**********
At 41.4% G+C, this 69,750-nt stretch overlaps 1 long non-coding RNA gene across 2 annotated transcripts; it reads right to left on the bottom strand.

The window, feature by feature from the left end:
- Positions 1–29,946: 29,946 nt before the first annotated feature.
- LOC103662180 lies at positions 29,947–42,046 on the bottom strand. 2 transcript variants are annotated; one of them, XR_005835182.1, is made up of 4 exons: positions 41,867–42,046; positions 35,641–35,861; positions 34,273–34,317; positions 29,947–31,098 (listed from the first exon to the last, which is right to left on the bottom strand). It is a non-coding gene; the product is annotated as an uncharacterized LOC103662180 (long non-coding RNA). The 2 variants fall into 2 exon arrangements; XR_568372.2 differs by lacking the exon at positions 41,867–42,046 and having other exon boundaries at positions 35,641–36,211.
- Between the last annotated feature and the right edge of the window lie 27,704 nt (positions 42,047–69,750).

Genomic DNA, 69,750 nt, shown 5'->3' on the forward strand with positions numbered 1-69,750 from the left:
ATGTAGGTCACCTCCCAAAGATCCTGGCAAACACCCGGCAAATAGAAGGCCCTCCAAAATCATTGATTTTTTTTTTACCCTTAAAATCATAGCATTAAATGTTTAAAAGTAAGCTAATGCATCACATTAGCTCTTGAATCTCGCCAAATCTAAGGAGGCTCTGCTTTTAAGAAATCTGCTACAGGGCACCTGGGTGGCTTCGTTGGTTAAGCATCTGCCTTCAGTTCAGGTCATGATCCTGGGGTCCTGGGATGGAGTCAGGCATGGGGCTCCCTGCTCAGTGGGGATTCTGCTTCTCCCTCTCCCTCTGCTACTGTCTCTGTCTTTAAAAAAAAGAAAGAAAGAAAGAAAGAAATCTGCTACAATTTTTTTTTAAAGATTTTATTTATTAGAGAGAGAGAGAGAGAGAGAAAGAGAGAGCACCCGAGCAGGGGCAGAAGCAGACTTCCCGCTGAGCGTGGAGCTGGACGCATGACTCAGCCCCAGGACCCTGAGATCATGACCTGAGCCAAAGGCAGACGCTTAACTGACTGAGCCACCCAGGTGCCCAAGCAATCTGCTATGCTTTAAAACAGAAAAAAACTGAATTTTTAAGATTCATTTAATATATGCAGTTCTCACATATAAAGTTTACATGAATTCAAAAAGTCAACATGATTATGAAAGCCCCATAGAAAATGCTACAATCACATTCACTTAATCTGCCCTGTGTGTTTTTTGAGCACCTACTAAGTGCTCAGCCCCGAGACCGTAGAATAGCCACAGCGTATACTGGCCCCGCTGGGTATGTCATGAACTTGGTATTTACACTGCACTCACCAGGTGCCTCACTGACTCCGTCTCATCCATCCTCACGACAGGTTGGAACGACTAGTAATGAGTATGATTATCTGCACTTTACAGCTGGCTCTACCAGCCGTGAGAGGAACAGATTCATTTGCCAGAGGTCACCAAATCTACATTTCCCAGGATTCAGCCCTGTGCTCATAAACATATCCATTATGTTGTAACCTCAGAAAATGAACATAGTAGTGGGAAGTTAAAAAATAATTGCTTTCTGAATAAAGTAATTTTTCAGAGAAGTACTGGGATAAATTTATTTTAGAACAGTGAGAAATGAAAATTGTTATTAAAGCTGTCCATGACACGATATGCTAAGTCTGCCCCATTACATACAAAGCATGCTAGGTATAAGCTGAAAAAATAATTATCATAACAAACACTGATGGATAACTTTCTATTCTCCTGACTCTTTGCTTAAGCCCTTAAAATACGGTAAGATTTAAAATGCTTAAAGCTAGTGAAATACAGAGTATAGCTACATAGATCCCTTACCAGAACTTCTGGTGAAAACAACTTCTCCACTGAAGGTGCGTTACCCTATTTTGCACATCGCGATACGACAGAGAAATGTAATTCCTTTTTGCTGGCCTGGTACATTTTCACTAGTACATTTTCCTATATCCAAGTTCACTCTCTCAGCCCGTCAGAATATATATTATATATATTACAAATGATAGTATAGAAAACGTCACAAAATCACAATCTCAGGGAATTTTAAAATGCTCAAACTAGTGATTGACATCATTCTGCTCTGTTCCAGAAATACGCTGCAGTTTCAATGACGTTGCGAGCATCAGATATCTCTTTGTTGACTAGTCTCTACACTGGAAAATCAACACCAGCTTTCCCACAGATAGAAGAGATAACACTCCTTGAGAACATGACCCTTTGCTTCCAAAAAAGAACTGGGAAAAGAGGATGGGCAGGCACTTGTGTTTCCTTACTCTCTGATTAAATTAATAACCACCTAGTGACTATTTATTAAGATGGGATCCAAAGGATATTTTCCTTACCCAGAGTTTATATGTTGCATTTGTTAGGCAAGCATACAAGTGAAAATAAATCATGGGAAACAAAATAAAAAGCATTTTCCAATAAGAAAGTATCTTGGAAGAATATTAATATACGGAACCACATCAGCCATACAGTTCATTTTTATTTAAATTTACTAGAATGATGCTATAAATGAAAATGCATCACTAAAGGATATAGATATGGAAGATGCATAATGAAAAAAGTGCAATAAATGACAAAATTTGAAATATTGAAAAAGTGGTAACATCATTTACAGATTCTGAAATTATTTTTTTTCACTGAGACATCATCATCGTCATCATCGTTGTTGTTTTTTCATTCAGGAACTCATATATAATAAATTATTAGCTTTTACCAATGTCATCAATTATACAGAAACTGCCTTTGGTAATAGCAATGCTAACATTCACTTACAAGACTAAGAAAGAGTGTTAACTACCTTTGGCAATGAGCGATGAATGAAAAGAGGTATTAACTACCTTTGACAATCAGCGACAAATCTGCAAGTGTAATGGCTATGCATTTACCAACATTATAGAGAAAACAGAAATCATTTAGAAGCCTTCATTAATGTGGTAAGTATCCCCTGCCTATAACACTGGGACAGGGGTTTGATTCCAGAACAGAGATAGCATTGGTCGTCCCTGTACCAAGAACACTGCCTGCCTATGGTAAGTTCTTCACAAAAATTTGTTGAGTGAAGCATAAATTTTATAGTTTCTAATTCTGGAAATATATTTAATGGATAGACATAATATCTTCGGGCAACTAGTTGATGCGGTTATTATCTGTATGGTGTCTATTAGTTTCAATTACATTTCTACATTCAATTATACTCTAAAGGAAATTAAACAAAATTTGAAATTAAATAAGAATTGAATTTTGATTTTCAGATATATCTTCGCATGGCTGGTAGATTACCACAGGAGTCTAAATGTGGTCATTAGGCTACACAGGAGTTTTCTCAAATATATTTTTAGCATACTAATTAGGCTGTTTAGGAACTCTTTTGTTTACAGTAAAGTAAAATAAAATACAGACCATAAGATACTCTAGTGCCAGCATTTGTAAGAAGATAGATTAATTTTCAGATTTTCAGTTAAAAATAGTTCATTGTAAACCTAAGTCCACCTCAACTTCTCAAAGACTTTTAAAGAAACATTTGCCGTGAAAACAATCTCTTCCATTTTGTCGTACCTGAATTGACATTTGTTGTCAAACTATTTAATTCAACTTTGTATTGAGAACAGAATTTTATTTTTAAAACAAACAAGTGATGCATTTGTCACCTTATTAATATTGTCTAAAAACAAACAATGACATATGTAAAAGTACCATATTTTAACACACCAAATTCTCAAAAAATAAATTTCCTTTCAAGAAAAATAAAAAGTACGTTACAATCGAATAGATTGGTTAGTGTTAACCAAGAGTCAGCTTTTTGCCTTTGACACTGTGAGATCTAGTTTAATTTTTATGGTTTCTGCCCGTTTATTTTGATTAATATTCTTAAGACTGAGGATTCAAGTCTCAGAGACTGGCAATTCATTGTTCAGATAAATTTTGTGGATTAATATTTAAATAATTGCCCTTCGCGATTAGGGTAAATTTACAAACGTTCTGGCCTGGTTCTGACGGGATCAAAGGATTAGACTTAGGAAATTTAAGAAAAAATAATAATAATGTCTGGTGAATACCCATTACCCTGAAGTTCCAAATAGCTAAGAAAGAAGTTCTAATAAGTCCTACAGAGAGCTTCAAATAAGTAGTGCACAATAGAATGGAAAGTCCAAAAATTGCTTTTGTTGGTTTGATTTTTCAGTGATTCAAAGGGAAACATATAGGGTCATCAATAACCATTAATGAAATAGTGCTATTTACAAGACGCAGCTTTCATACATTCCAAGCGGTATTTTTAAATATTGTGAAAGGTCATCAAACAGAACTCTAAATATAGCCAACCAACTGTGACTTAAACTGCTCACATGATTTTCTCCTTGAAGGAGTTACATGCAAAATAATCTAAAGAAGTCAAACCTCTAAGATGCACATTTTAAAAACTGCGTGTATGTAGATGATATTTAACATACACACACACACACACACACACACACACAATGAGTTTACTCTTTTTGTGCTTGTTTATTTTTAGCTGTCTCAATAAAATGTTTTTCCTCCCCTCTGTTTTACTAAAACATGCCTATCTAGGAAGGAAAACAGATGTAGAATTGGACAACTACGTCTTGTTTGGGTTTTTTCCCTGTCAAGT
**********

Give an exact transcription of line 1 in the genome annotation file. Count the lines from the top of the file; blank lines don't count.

At 41.4% G+C, this 69,750-nt stretch overlaps 1 long non-coding RNA gene across 2 annotated transcripts; it reads right to left on the bottom strand.